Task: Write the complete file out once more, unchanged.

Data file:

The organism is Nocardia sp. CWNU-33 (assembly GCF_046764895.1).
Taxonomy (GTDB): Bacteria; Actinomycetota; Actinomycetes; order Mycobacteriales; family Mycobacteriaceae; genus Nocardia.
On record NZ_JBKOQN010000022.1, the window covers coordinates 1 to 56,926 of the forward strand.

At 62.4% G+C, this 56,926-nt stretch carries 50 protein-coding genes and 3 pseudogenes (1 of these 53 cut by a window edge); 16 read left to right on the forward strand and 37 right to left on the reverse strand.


The organism is Nocardia sp. CWNU-33 (assembly GCF_046764895.1).
Taxonomy (GTDB): Bacteria; Actinomycetota; Actinomycetes; order Mycobacteriales; family Mycobacteriaceae; genus Nocardia.
On record NZ_JBKOQN010000022.1, the window covers coordinates 1 to 56,926 of the forward strand.

At 62.4% G+C, this 56,926-nt stretch carries 50 protein-coding genes and 3 pseudogenes (1 of these 53 cut by a window edge); 16 read left to right on the forward strand and 37 right to left on the reverse strand.